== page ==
In his trailer Jacob stripped to his skivvies, wiping himself down a damp towel from the ice-box, revelling in its sting as he wiped the sweat from his skin.

He had not been christened Jacob but Brian, Brian O`Hannigan, son of Irish immigrants, who had what his mother called "the gift of the gab." she liked to claim that her own father had not only kissed the Blarney stone; but swallowed a piece of it whole, that he could, “Charm the paint off the walls,” and that Brian had inherited this gift.

At seventeen the young Brian had been sent to stay with his mother`s cousins in Tennessee and it was there that he encountered the reverend Bob Willis. His mother`s cousin, a devout born again Christian had taken him to a tent revival one evening and he had sat enthralled watching the silver haired old man mesmerise the crowd, saw dirt poor farmers dropping dollar bills, money they could ill afford to spend, into the collection plates as they were passed around and knew he`d found his calling.

He returned night after night, begging reverend Bob to take him on. The old man, seeing a mirror of himself in the younger man finally agreed, starting him as an usher while schooling him in the art of preaching. Night after night Brian studied the Bible, paying particular attention to the fire and brimstone passages, copying them out so he could memorise them.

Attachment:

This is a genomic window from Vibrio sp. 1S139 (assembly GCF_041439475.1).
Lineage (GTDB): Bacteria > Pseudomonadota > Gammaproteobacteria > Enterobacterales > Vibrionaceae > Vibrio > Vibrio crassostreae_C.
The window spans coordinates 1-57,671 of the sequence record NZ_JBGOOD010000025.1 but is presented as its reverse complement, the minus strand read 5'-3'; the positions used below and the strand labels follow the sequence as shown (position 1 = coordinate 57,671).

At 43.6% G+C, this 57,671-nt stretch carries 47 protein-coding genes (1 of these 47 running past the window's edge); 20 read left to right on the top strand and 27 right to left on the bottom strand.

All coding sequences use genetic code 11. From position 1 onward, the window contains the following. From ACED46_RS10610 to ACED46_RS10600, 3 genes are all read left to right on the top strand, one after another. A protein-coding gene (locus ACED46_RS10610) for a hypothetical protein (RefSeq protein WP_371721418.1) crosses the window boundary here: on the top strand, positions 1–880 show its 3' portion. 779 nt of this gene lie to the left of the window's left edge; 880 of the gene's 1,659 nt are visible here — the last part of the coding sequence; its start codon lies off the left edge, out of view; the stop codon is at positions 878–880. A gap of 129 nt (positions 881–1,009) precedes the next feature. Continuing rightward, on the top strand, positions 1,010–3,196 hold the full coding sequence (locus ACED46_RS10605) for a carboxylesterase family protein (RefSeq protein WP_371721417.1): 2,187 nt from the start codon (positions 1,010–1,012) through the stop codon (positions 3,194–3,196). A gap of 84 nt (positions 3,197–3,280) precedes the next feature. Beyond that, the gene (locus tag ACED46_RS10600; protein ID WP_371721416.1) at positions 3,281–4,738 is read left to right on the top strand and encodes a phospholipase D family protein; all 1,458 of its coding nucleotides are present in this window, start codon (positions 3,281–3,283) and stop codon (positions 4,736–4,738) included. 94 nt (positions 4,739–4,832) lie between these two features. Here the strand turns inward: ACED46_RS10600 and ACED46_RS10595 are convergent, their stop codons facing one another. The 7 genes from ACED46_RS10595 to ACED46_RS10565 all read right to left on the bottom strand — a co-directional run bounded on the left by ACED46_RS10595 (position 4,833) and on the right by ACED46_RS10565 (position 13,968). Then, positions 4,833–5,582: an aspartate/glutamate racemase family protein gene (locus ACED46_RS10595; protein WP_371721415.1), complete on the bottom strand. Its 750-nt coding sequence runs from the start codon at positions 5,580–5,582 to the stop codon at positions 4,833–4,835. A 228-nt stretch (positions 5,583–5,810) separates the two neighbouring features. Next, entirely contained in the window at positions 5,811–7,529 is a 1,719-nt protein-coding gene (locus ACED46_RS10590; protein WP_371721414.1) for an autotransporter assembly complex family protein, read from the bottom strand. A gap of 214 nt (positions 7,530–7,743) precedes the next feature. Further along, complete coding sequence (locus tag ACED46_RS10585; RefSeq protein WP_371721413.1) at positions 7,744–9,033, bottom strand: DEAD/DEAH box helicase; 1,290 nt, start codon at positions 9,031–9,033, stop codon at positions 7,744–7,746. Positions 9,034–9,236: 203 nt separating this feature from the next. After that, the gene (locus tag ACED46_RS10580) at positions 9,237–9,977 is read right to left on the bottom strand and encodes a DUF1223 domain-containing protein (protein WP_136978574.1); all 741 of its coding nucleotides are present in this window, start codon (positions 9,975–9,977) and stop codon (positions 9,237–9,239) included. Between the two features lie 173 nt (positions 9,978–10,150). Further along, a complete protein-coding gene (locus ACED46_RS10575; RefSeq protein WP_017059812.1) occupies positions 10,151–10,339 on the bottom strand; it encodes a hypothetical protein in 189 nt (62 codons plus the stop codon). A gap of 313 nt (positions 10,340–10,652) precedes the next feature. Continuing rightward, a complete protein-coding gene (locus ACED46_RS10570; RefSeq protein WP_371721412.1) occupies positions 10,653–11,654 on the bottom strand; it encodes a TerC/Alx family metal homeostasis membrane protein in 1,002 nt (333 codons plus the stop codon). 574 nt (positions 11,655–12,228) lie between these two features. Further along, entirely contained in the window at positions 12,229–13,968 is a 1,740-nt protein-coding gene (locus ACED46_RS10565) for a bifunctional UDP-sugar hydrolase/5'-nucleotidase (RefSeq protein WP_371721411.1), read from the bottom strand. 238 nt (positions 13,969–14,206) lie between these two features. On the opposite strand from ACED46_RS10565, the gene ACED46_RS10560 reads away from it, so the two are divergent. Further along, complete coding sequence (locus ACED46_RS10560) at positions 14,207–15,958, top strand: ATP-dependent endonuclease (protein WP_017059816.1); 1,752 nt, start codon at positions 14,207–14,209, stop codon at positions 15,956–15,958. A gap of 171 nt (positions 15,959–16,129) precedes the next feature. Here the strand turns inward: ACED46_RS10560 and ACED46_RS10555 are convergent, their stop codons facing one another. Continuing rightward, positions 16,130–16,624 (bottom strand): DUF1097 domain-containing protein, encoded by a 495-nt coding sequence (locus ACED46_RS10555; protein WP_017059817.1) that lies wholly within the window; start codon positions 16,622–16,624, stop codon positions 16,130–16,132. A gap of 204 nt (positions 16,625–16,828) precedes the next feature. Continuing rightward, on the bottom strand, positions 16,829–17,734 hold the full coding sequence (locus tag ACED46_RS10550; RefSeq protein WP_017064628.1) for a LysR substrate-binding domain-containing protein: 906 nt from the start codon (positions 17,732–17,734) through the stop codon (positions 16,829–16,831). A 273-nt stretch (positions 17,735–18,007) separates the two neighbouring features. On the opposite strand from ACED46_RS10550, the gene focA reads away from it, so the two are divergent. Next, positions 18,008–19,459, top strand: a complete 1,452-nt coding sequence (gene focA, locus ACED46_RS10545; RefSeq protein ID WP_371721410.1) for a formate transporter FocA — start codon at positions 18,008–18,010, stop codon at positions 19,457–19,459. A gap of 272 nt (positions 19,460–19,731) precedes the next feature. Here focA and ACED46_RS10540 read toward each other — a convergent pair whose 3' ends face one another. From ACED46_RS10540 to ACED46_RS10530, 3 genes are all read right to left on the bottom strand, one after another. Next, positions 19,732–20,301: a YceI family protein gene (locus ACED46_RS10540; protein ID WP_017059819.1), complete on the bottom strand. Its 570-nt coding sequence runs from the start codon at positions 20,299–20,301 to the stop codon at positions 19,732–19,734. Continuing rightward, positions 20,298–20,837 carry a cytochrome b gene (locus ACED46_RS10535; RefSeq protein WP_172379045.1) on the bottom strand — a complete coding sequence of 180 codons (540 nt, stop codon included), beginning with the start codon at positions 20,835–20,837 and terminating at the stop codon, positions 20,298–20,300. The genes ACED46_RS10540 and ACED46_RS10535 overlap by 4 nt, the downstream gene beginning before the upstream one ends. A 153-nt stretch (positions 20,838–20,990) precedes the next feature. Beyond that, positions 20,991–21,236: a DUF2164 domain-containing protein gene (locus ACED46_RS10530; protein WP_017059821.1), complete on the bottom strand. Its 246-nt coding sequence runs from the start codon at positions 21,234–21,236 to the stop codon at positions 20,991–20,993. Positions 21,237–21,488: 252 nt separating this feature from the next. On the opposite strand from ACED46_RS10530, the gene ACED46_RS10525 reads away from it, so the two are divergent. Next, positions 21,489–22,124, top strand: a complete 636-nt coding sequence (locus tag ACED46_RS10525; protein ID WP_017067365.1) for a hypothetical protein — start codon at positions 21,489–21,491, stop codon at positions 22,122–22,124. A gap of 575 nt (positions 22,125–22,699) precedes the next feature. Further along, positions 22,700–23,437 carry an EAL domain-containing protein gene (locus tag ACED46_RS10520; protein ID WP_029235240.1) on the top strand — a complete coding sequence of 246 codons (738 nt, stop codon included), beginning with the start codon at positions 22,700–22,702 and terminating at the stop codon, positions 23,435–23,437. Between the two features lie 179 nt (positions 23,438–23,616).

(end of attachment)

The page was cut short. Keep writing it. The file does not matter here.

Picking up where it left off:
It would have astonished his teachers to see him so diligent in his studies, particularly Brother Thomas, who had identified him as a lollygagger early on and took pleasure in punishing him at every opportunity. In the tenth grade one steamy September afternoon as Brother Thomas reached for the leather, Brian, now a full head taller than the teacher decided enough was enough and hit the old man with the first thing that came handy, which in this case was a chair, breaking the old man`s jaw, knocking out four of his teeth in the process, which was why he`d had to move south.

After two years Reverend Bob let him do midweek sermons and two years later the old preacher retired, giving tent and trailer to his apprentice in return for ten per-cent of the weekly take, passing away in Miami later that year with a smile on his face while under the ministrations of a prostitute.

It had been ten months previously, while watching a man in a black suit advertising cars on the T.V. that the idea had struck, he was no different than that man. He was a salesman too, selling hopes of a life in the hereafter instead of Buicks and Fords, but selling is selling, God or autos there was no difference when you came right down to it. A religious man might have called it a revelation, but despite his boundless knowledge of the good book, the only Almighty Brian, or Jacob believed in, was the almighty dollar.

He was just fastening the collar of a fresh shirt when there was a soft hesitant knock on the trailer door, damn, he thought and took his position, kneeling before the small altar, running his hands through his hair to slick it back.

“Come in,” he said.

The pretty girl from the tent saw him kneeling when she entered and blurted, “Oh reverend I`m sorry…” almost backing out again.

“It`s okay Sister,” he said blessing himself, “I was just finishing.”

He turned and was a little disappointed to see she had already undone the top three buttons of the dress; he preferred it when they made a show of protesting their innocence.

“Won`t you pray with me?” he said, reaching out, resting his hands on her hips, pulling her to him.